We are angry because without a man we are, quite literally, sterile.

We are angry because what most women want more than career, more than the worldly status that men pursue through their careers, is a child.

And we cannot have a child without a man—even if we never live with him. (Which, by the by, like Milo, I think is a terrible arrangement. For everyone, but especially the children.)

I said as much to my Tolkien class last spring when we were talking about Tolkien’s letters on marriage.

I was writing on the board something about the different couples that come together over the course of The Lord of the Rings and suggesting to the students why marriage played such a central role in the story.

Because it is through marriage that new life begins; it is through the children born from marriage that the great fertility of Middle-earth is realized, not just in the craft-work of the Hobbits, Men, and Elves, but through their daughters and sons—the daughters and sons without whom there would be no story, no adventure, no transformation of sorrow into joy.

I stopped transcribing out the genealogies for a moment and turned to the class.

“I want to say this not as your professor,” I told them, “but as someone older than you. You may not believe this now, when you are twenty, but ten years from now, you may feel different, and I want someone to have said it to you so that you are not caught off guard.

“Being mother to my son is the most important thing I have ever done in my life. More important than being your professor. More important than writing my books.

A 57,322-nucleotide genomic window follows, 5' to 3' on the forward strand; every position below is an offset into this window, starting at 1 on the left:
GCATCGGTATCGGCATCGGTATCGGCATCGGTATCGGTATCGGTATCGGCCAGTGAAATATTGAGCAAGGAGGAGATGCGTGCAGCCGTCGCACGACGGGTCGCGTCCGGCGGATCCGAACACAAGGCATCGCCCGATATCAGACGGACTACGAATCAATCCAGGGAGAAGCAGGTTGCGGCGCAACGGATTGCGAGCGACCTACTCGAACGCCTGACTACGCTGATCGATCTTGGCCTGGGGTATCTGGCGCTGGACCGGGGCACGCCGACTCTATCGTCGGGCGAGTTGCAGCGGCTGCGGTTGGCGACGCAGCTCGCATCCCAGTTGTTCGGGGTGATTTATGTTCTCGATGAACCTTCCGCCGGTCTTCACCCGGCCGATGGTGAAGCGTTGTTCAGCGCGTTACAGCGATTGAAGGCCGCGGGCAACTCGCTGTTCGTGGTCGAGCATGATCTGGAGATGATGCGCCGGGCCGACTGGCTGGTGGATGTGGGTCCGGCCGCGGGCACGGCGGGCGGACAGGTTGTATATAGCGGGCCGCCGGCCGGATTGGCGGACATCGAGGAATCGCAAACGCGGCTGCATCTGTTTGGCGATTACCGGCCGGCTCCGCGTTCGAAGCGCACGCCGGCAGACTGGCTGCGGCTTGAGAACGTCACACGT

“Just ask your mothers,” I said to the collective shock. “They will understand what I mean.”

I heard stories within hours about how horrified some of the students were at my “blatant sexism” for insisting Tolkien wasn’t sexist in valuing marriage—and children—in the way that he did.

Most of the students who were angriest were young women, although a few men chimed in as well.

How dare I suggest that there is something biological in the desire that women have for children? (I had told them about Peterson’s argument that women are neurologically evolved to protect their infants, which is why we tend to higher neuroticism, scientifically speaking.)

How dare I suggest that my experience as a mother was at all relevant to what they might experience as women?

It was as if they were channeling Cathy Newman avant la lettre:
If I was a young woman watching that, I would go, well, I might as well go play with my Sindy dolls and give up trying to go school, because I’m not going to get the top job I want, because there’s someone sitting there saying, it’s not possible, it’s going to make you miserable.  
Can you hear now how angry she is? How angry she is at herself for ever wanting to play with those dolls? How angry it makes her to think that there might be something in life other than a career? How angry—how very, very angry—she is to feel the temptation even for a moment of wanting something she cannot control?

Playing with my Barbies, the story was totally in my control. Barbie would dress up, and Ken would take her out on a date. Then—because, you know, even then I had some idea about what would follow—the toys would have “sex.” And Barbie would have a baby.

And they would live happily ever after, a magical three.

I dare you.

I dare you tell me as a woman that I did not understand my deepest desire. I dare you, all you Cathys who are so certain that not all women want the same thing, I dare you to tell me that your desire not to have a child trumps mine to be a mother. To own the only name that gives my life true meaning.

“Mom.”


There, now you have something to be truly angry about. You’re welcome.